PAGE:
While this is probably meant primarily to warn us and exhort us to repentance, it also bears witness to an internal motivation of the Lord to help us avoid hell. But Jesus also calls us to follow him. As we take up our share in His mission, we ought to “put on” the mind of Christ (cf. Philippians 2:2-8), and this includes taking His loving motivations as our own. While Salkeld brings disrepute upon the idea of the-danger-of-hell-for-others-as-a-motivation-for-evangelization by associating it with those “whose confidence in their own righteousness is the flip side of their easy condemnation of others,” the Catholic spiritual doctrine of ‘the imitation of Christ’ counters this narrative. Furthermore, Saints like Dominic and Catherine provide us with real-life counter-examples. Salkeld seems at least dimly aware of this objection in his article when he says that Jesus did not preach about hell “to motivate lukewarm Christians to preach the Gospel” — as if the Lord might have done it to motivate more mature Christians who are intent upon embracing the humble self-emptying that it takes to follow Him.
An even better example is when Jesus laments over Jerusalem. Here the Lord is not directly exhorting anyone, but only manifesting the internal thoughts of His heart:
Jerusalem, Jerusalem, the city that kills the prophets and stones those who are sent to it! How often have I desired to gather your children together as a hen gathers her brood under her wings, and you were not willing! See, your house is left to you, desolate. For I tell you, you will not see me again until you say, “Blessed is the one who comes in the name of the Lord.” (Matthew 23:37-39; see parallel Luke 13:34-35)
One may object that this passage makes no reference to hell. But it follows closely upon Christ’s related condemnation of the scribes and Pharisees, in which he warns them of hell explicitly. Likewise, his lament makes clear reference to divine judgment (see Jeremiah 7:13-15, 12:7); but hell, in the logic of the Sacred Scriptures, is the extreme instance of that judgment. The people of Jerusalem are “not willing” to accept His offer of salvation until they say “Blessed is the one who comes in the name of the Lord.” In the meantime, the temporal judgment of God stands as a warning of the possibility of final condemnation, even as there is hope for restoration. It is in this spirit – of Christ’s anguished, but hopeful, lament – that the Church and her Saints have been motivated to evangelize by the danger of hell threatening sinners and unbelievers. Not in the spirit of self-righteous pride, but in the spirit of self-abasing charity.
This brings us to Salkeld’s use of the Magisterium on this question. He cites Redemptoris Missio in support of his argument that “the function of the doctrine of hell … is not to motivate us to preach the Gospel because others are in danger.” He quotes Saint John Paul II: “The Church’s mission derives not only from the Lord’s mandate but also from the profound demands of God’s life within us” (sec. 11). Salkeld comments, “In this same paragraph the Pope goes on to quote Lumen Gentium’s stern warning to Catholics (cf. Lumen Gentium, sec. 14) that it is they who risk damnation if they take their status in Christ for granted and do not respond to God’s grace in their lives by bearing witness to it.” This is of course, all true and extremely important for the Catholic evangelist to understand. What Salkeld does not mention however, is that a couple of paragraphs after this “stern warning,” Lumen Gentium gives unmistakable witness to the fact that the danger of hell, for others and not for ourselves alone, motivates the Church to evangelize:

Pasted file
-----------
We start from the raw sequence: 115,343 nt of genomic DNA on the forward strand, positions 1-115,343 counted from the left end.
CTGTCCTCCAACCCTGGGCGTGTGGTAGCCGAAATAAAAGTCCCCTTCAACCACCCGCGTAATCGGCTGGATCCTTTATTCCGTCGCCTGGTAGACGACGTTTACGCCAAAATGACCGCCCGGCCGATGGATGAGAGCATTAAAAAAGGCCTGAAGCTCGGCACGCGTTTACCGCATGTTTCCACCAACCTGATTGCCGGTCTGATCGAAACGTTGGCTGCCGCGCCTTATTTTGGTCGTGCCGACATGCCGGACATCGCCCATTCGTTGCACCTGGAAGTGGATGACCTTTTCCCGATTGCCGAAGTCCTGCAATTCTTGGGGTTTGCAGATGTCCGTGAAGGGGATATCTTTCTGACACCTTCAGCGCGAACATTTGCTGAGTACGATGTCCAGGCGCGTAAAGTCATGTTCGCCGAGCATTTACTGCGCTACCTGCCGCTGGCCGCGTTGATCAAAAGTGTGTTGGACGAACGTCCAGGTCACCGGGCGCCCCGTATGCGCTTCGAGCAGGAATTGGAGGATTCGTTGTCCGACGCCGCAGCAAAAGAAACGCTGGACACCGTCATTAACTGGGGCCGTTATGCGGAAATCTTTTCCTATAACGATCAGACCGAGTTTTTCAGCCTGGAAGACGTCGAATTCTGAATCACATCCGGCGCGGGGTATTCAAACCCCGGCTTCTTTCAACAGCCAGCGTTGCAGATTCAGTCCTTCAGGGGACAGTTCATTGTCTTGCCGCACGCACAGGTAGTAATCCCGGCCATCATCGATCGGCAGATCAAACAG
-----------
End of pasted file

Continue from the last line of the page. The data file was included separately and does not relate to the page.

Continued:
Often men, deceived by the Evil One, have become vain in their reasonings and have exchanged the truth of God for a lie, serving the creature rather than the Creator. Or some there are who, living and dying in this world without God, are exposed to final despair. Wherefore to … procure the salvation of all of these, … the Church fosters the missions with care and attention. (LG, 16)
Bringing in the context of the scripture passages cited by the council fathers in connection with this text (which include Romans 1:21, 25; Mark 16:16), Ralph Martin explains: “Since ‘very often’ human beings do not respond to the communication that God gives through creation and conscience, it is imperative that ‘all these’ (those who reject the light of creation and conscience) be given a chance to hear the gospel, preached with the assistance of the Lord.”iv In other words, the council fathers were aware that human guilt puts many men and women in serious danger of being finally lost; and this fact serves as a motivation to share the gospel.
So does this mean that Saint John Paul II’s teaching is at odds with that of the fathers of Vatican II? Not at all! Redemptoris Missio continues the general hopefulness about salvation contained in the Vatican II documents; and that is sufficient to explain why it lacks any explicit mention of the hell-motivation. But neither does Redemptoris Missio exclude such motivation, especially since “the profound demands of God’s life within us” (RM, 11) is an apt way to describe how Christ’s various motivations become our own. Saint Catherine of Siena sees “love and … grief over the damnation of souls” as gifts of God, motivating His humble servants to intercede and strive for the salvation of souls.v Though St. Paul VI, not John Paul II, declared her a doctor of the Church, John Paul II held her in very high esteem, declaring her a patroness of Europe.